Or a school could experience an influx of immigrants, adding more English language learners to the test-taking population. This year's third grade (a tested grade in many states) could have a higher share of students with severe disabilities than last year's third grade. A cluster of students with behavioral problems could create an unusually disruptive classroom environment. An exodus of high-achieving students from neighborhood schools to private or charter schools or construction of an upscale housing development in the neighborhood could change the test-taking group in meaningful ways.

If the number of test-takers is large, these types of yearly changes may have little effect. But in a relatively small group (fewer than 100 students, according to Haney, 2002), annual changes in group composition can produce wider fluctuations because each student's score has a greater impact on the aggregate. With the average elementary school containing only 68 students per grade, score instability is not unusual. It is also common among schools with high mobility or very diverse enrollments.

These fluctuations matter because under NCLB, aggregate scores of students in tested grades and subgroups are used to make judgments about the effectiveness of the entire school. When a school fails to make AYP, people generally don't consider whether the students tested that year are truly representative of the broader universe of students served by that school across the years, and as a result, they don't question what the test scores truly say about the school's effectiveness.

d. Most, though not all, states use confidence intervals to compensate for test score variations. Recognizing that tests are not precise instruments, some states are using a statistical tool called "confidence intervals” to make allowances for score fluctuations unrelated to changes in achievement. Somewhat like the margin of error in a public opinion poll, a confidence interval creates a window around the state AYP target of plus or minus a few points. Test results that fall slightly below the target but within the window are counted as having met the target, so confidence intervals make it somewhat less likely that a school or subgroup will fail to make AYP due to chance fluctuations. The size of the window is determined by two factors: the number of students tested and the degree of confidence that test administrators wish to have in the accuracy of the results. The smaller the group of students tested, the wider the window.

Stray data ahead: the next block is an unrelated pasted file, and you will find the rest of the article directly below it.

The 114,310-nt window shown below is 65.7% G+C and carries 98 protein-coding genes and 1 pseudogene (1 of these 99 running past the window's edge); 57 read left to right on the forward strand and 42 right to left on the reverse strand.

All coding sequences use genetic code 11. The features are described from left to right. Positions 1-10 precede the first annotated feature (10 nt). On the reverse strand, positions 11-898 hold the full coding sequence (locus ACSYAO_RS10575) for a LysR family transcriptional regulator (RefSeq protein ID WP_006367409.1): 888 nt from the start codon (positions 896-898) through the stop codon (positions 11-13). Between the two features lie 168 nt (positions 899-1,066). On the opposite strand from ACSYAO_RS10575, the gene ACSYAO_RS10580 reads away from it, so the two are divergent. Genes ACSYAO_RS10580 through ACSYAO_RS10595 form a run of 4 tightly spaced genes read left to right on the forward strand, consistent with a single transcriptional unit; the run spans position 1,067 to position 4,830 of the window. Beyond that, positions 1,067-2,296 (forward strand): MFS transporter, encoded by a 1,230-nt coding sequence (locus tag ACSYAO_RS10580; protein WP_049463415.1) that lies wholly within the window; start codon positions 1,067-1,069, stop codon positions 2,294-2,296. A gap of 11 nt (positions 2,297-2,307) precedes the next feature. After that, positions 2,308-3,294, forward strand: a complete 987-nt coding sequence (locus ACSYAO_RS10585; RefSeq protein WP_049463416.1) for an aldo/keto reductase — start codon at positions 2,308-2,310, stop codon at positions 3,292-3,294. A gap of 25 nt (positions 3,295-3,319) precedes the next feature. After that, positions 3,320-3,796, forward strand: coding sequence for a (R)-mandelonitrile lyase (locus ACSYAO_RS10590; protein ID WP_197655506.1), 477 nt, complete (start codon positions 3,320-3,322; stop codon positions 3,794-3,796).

Imagine that 40 percent of the students in a school score at the proficient level in math. Using a 95 percent confidence interval, test administrators can be 95 percent certain that the true achievement of the school falls within a range of 35 to 45 percent proficient. If the AYP target is 42 percent proficient, then the school makes AYP because its score falls within the window. If test administrators want to be 99 percent confident that true achievement falls within the window, then the window would have to be much wider.

The majority of states currently use confidence intervals for various AYP decisions, more than in earlier years (Center on Education Policy, 2005). In states that do not use confidence intervals, one school could be labeled as low-performing while another is deemed adequate, even though there's no meaningful difference between their aggregate scores.

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Sampling variation in test questions and external conditions and changes in group composition can produce yearly fluctuations in test scores unrelated to educational effectiveness. A school's test score trends across several years can provide a trustworthy indicator of student achievement, but a single year's scores may or may not be a good indicator of the quality of teaching and learning in a school.

Nancy Kober is a consultant to the Center on Education Policy and co-author and editor of the Center's annual reports on NCLB. This sidebar is an adaptation of the October 2002 issue of Test Talk for Leaders published by the Center on Education Policy. The original is available on CEP's Web site at


Center on Education Policy. (2005). From the capital to the classroom: Year 3 of the No Child Left Behind Act. Washington, D.C.: Author.

Haney, W. (July 10, 2002). "Ensuring failure: How a state's achievement test may be designed to do just that.” Education Week.